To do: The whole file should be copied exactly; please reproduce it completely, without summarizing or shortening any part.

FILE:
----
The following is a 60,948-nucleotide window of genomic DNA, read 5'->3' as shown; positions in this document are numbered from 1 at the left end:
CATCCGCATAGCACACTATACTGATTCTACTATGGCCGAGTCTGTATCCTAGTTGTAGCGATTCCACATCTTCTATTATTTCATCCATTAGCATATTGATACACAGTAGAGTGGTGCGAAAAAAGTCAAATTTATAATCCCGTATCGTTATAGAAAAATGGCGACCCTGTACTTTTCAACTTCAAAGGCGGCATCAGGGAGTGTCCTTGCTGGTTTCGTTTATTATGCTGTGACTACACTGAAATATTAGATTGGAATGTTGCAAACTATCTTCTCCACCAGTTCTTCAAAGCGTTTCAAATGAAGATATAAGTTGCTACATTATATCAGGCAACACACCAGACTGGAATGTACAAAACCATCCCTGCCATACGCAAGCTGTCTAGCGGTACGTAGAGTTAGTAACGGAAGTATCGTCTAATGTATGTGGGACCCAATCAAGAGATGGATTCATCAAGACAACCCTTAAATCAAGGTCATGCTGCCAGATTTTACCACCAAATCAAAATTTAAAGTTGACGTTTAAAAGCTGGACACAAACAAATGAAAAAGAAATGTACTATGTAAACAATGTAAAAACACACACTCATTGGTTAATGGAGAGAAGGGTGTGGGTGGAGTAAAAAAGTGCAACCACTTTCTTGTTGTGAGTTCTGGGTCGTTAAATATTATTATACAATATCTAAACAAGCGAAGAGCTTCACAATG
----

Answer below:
The following is a 60,948-nucleotide window of genomic DNA, read 5'->3' as shown; positions in this document are numbered from 1 at the left end:
CATCCGCATAGCACACTATACTGATTCTACTATGGCCGAGTCTGTATCCTAGTTGTAGCGATTCCACATCTTCTATTATTTCATCCATTAGCATATTGATACACAGTAGAGTGGTGCGAAAAAAGTCAAATTTATAATCCCGTATCGTTATAGAAAAATGGCGACCCTGTACTTTTCAACTTCAAAGGCGGCATCAGGGAGTGTCCTTGCTGGTTTCGTTTATTATGCTGTGACTACACTGAAATATTAGATTGGAATGTTGCAAACTATCTTCTCCACCAGTTCTTCAAAGCGTTTCAAATGAAGATATAAGTTGCTACATTATATCAGGCAACACACCAGACTGGAATGTACAAAACCATCCCTGCCATACGCAAGCTGTCTAGCGGTACGTAGAGTTAGTAACGGAAGTATCGTCTAATGTATGTGGGACCCAATCAAGAGATGGATTCATCAAGACAACCCTTAAATCAAGGTCATGCTGCCAGATTTTACCACCAAATCAAAATTTAAAGTTGACGTTTAAAAGCTGGACACAAACAAATGAAAAAGAAATGTACTATGTAAACAATGTAAAAACACACACTCATTGGTTAATGGAGAGAAGGGTGTGGGTGGAGTAAAAAAGTGCAACCACTTTCTTGTTGTGAGTTCTGGGTCGTTAAATATTATTATACAATATCTAAACAAGCGAAGAGCTTCACAATG